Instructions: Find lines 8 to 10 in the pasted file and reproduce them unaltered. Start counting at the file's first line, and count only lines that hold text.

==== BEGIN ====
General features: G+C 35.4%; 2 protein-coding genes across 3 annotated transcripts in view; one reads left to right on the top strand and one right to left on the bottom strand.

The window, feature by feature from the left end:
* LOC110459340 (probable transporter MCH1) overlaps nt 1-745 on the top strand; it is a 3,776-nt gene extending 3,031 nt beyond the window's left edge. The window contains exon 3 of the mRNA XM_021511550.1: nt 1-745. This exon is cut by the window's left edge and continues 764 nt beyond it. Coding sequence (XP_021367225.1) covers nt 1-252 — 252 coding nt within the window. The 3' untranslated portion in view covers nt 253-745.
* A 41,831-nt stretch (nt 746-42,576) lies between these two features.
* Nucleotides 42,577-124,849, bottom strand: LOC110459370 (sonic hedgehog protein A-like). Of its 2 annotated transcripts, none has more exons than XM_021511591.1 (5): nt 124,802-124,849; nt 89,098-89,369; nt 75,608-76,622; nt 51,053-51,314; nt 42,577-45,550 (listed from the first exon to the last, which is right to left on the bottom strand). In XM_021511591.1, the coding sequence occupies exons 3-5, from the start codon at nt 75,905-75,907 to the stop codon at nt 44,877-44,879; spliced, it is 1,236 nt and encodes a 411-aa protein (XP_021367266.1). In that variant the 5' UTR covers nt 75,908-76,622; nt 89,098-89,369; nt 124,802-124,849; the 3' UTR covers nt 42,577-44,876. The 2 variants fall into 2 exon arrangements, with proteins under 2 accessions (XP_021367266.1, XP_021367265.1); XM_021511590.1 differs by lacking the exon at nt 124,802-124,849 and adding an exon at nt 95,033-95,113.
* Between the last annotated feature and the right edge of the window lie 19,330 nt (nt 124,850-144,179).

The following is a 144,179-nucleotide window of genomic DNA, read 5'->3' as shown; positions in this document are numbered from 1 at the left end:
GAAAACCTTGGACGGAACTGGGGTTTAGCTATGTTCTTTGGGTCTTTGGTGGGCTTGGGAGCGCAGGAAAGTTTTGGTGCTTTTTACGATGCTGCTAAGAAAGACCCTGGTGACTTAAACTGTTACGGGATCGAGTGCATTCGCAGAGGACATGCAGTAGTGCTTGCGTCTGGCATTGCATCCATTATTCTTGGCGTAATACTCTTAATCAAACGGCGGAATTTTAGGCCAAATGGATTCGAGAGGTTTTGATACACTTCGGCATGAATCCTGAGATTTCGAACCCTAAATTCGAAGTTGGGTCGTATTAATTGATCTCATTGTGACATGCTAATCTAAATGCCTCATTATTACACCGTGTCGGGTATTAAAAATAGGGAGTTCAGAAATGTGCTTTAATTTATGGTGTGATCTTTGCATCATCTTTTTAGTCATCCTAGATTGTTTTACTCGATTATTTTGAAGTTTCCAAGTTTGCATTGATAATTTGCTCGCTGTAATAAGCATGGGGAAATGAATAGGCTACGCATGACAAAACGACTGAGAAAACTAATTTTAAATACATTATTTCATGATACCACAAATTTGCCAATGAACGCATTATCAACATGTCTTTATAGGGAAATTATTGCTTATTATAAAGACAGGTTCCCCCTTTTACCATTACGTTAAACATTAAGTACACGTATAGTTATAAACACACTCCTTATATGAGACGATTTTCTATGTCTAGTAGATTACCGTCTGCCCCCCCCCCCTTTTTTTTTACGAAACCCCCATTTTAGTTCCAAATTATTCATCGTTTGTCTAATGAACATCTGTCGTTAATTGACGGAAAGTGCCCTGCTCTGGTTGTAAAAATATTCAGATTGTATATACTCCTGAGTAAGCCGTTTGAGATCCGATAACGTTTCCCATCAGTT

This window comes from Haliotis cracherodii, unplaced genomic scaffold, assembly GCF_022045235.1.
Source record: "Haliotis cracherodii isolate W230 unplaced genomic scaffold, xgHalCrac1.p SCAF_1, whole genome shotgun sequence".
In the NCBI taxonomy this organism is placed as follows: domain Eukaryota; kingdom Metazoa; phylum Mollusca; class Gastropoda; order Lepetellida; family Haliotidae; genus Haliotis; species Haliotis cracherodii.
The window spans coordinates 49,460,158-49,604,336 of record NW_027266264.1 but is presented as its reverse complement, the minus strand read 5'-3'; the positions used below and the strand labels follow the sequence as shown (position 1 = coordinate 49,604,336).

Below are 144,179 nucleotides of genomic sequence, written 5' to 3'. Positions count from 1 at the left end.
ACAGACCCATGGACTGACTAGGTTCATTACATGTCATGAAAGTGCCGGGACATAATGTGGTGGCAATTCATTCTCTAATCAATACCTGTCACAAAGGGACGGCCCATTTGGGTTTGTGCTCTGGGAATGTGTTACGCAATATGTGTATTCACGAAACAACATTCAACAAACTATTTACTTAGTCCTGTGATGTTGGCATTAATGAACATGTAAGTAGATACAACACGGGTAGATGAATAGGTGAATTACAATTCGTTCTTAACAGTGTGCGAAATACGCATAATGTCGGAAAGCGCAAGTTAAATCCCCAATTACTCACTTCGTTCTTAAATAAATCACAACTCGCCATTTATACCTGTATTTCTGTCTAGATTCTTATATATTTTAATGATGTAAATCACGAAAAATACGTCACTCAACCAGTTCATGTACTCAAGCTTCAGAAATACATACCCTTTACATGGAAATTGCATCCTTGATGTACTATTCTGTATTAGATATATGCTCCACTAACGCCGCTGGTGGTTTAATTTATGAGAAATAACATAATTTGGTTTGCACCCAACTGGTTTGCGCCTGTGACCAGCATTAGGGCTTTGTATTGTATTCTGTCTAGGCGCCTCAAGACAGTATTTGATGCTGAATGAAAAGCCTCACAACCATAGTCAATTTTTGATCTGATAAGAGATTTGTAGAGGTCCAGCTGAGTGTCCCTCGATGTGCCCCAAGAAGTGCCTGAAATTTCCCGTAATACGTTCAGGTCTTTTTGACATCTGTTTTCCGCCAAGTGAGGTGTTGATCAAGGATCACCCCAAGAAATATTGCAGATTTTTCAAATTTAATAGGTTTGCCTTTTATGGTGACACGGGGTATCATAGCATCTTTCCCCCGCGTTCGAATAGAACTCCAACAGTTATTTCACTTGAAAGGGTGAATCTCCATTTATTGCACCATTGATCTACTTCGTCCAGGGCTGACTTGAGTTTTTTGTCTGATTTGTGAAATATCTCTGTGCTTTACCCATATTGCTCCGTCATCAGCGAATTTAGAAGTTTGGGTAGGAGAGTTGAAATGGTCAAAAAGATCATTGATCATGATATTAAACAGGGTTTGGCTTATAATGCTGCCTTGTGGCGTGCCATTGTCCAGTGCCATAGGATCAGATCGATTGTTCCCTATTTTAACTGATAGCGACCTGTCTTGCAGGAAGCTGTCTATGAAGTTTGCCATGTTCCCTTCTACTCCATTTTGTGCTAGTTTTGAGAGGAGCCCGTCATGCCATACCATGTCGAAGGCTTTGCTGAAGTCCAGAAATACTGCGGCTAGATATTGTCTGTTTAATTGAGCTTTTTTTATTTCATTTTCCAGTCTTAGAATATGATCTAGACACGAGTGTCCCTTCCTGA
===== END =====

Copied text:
GAAAACCTTGGACGGAACTGGGGTTTAGCTATGTTCTTTGGGTCTTTGGTGGGCTTGGGAGCGCAGGAAAGTTTTGGTGCTTTTTACGATGCTGCTAAGAAAGACCCTGGTGACTTAAACTGTTACGGGATCGAGTGCATTCGCAGAGGACATGCAGTAGTGCTTGCGTCTGGCATTGCATCCATTATTCTTGGCGTAATACTCTTAATCAAACGGCGGAATTTTAGGCCAAATGGATTCGAGAGGTTTTGATACACTTCGGCATGAATCCTGAGATTTCGAACCCTAAATTCGAAGTTGGGTCGTATTAATTGATCTCATTGTGACATGCTAATCTAAATGCCTCATTATTACACCGTGTCGGGTATTAAAAATAGGGAGTTCAGAAATGTGCTTTAATTTATGGTGTGATCTTTGCATCATCTTTTTAGTCATCCTAGATTGTTTTACTCGATTATTTTGAAGTTTCCAAGTTTGCATTGATAATTTGCTCGCTGTAATAAGCATGGGGAAATGAATAGGCTACGCATGACAAAACGACTGAGAAAACTAATTTTAAATACATTATTTCATGATACCACAAATTTGCCAATGAACGCATTATCAACATGTCTTTATAGGGAAATTATTGCTTATTATAAAGACAGGTTCCCCCTTTTACCATTACGTTAAACATTAAGTACACGTATAGTTATAAACACACTCCTTATATGAGACGATTTTCTATGTCTAGTAGATTACCGTCTGCCCCCCCCCCCTTTTTTTTTACGAAACCCCCATTTTAGTTCCAAATTATTCATCGTTTGTCTAATGAACATCTGTCGTTAATTGACGGAAAGTGCCCTGCTCTGGTTGTAAAAATATTCAGATTGTATATACTCCTGAGTAAGCCGTTTGAGATCCGATAACGTTTCCCATCAGTT

This window comes from Haliotis cracherodii, unplaced genomic scaffold, assembly GCF_022045235.1.
Source record: "Haliotis cracherodii isolate W230 unplaced genomic scaffold, xgHalCrac1.p SCAF_1, whole genome shotgun sequence".